Lord West of Spithead: My Lords, I agree with my noble friend. Keeping DNA and fingerprints on the database has no impact on the innocent. It does not affect their employment or travel, unlike arrest, which is looked at. We should be proud of the fact that of the 200,000 DNA profiles that were taken between May 2001, when the Criminal Justice and Police Act was passed, and 2005, 8,500 have been linked with crime- scene profiles involving 14,000 offences, including 114 murders, 55 attempted murders, 116 rapes and so on. We should be proud of our capability, which has now been introduced worldwide.

Lord Lester of Herne Hill: My Lords, the European Court pointed out that we are alone in Europe in having totally indiscriminate use of this material. It particularly focused on Scotland as an example of good practice. Is there anything to stop the Government implementing the judgment soon by making a remedial order under the Human Rights Act to put English law in the same position as Scottish law?

Lord West of Spithead: My Lords, as I stated before, we are now looking at the implications. We will have to come up with an answer to the Committee of Ministers by March 2009. In doing that, we will look at lots of options, and that may be one. One has to remember that the necessary legislation for what we are doing went through Parliament, and the House of Lords upheld the appeal in the S and Marper case. Our policy is aimed at tackling crime and bringing offenders to justice. We will have to look at the full implications of this.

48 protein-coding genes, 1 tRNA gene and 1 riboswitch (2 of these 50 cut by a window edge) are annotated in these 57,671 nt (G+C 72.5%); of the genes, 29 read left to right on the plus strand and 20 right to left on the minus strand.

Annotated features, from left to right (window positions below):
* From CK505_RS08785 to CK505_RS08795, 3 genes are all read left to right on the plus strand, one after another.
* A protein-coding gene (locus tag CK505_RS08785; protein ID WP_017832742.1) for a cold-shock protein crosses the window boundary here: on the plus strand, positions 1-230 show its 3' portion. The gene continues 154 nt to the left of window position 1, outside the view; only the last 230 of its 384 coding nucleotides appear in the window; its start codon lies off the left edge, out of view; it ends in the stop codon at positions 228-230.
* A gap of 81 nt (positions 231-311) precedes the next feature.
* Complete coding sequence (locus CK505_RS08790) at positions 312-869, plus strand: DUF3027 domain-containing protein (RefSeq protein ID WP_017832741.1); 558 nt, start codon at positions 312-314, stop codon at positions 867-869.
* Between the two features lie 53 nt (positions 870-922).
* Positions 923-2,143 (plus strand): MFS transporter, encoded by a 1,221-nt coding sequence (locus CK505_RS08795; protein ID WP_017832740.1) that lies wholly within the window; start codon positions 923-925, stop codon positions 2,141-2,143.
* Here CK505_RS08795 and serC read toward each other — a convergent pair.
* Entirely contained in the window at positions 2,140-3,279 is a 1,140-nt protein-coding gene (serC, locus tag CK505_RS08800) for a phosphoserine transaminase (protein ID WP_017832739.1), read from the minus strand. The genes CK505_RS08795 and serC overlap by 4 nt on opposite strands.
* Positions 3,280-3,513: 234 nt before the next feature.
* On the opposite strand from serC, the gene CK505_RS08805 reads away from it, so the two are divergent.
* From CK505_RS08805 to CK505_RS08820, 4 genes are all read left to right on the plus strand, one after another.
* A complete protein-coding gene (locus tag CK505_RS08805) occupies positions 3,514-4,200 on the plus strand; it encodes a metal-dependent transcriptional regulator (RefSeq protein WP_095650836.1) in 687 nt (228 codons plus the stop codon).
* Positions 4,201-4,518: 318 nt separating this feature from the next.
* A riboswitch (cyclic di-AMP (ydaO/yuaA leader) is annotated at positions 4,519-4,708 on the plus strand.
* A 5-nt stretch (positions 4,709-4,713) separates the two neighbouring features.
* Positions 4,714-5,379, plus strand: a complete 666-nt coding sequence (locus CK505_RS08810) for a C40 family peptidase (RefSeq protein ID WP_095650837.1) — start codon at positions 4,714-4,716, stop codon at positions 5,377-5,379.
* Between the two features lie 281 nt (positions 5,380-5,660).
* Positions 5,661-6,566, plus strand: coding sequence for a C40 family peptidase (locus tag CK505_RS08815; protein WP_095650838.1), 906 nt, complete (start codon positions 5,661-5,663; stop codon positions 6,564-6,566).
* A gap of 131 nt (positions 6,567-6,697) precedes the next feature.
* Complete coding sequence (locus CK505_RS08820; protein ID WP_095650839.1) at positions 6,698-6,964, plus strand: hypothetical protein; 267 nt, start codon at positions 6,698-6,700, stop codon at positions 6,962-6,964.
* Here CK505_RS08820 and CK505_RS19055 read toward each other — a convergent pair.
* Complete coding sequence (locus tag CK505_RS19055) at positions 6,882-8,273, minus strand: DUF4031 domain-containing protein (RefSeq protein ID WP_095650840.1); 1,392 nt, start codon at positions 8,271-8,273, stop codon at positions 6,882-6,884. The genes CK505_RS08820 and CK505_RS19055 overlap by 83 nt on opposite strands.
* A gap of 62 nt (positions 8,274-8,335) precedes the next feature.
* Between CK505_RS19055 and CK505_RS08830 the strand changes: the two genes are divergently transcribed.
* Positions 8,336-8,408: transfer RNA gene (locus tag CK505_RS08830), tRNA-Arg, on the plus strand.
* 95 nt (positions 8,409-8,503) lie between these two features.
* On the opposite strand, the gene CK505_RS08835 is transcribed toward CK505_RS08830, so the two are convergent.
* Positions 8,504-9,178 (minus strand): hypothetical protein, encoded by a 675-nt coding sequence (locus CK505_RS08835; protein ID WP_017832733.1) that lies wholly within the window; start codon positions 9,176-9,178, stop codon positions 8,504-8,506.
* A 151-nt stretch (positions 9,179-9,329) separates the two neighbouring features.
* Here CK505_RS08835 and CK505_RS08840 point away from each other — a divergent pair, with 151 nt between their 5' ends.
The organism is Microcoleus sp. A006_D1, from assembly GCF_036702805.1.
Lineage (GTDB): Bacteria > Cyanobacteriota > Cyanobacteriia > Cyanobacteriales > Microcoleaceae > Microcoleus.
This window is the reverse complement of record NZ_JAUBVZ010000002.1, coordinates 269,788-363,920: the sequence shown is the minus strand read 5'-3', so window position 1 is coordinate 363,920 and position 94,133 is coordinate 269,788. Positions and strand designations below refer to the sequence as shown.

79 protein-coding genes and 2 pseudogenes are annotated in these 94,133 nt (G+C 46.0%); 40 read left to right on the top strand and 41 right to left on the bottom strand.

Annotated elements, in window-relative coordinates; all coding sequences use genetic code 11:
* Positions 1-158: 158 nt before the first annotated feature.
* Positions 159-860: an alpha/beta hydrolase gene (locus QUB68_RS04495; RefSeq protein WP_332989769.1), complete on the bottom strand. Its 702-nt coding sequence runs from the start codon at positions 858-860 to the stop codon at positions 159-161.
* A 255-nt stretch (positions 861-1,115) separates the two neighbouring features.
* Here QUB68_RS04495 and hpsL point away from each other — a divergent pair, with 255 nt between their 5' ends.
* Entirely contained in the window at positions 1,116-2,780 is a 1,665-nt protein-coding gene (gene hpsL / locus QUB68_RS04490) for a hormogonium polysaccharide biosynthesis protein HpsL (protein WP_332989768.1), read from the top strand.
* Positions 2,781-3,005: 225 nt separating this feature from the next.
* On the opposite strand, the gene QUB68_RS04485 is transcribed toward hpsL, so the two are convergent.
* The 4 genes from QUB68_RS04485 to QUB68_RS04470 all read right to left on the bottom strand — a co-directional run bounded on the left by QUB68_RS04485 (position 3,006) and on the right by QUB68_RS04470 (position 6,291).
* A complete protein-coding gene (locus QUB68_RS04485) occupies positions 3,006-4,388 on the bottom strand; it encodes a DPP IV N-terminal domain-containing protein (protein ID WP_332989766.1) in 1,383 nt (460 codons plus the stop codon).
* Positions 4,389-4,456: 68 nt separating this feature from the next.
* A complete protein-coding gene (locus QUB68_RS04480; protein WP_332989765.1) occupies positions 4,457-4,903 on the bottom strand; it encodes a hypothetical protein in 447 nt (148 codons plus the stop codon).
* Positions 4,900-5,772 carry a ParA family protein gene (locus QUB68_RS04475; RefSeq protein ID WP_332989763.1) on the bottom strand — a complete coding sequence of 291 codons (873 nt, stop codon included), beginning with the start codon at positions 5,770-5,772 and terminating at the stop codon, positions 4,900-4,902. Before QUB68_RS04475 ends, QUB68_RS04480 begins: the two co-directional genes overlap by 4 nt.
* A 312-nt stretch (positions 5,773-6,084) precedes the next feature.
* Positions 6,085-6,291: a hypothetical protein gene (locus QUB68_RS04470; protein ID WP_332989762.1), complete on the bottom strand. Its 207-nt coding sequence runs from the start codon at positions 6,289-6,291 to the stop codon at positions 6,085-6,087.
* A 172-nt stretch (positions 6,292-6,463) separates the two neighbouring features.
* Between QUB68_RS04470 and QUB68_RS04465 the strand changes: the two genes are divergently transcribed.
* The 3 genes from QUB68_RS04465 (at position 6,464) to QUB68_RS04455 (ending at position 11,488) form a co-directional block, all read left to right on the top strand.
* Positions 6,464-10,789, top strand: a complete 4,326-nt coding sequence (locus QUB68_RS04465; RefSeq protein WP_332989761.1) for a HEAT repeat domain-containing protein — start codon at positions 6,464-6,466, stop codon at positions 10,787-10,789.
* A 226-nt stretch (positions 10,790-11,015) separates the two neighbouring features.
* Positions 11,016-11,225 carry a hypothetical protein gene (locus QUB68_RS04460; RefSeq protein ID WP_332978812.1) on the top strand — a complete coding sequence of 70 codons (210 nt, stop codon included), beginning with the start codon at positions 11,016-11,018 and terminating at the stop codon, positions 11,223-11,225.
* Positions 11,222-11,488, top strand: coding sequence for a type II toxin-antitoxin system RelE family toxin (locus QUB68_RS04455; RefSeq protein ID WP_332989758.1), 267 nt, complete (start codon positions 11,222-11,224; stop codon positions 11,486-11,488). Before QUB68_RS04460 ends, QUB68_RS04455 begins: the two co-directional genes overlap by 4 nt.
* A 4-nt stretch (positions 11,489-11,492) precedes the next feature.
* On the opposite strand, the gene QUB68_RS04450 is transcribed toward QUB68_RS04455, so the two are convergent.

Baroness Hanham:My Lords, would the Minister accept that the amendment put forward by this side of the House during the latter stages of the Counter-Terrorism Bill, which was rejected by the other place on privilege grounds, on the DNA database and on statutory guidelines for those who are on it about how they could get off it, anticipated well the judgment of the European Court of Human Rights? Would it not have served the Government better if it had been accepted?

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Lord West of Spithead: My Lords, the noble Baroness is trying to luff me into a difficult position here yet again. I certainly could not accept that and cannot comment on what the other place said, as it was an issue of privilege.

Lord Elystan-Morgan: My Lords, although there may well be a superficial attraction to the argument that a totally innocent person need fear nothing from the retention of his or her DNA sample, the European Court said that the maintaining of such a sample in the case of a person who had not been convicted was disproportionate. With great respect, it seems to me that either we accept that or we fly in the face of that judgment. What attitude are the Government going to take in what seems to me to be such a white-and-black situation?

Lord West of Spithead: My Lords, as I hope I made clear, we accept that judgment. We are bound by law to accept it and we do. We now have to look at what measures we take to achieve that. The judgment also recognised what value that procedure had been in arresting and finding guilty some very unpleasant people who would have caused a lot of damage to our society.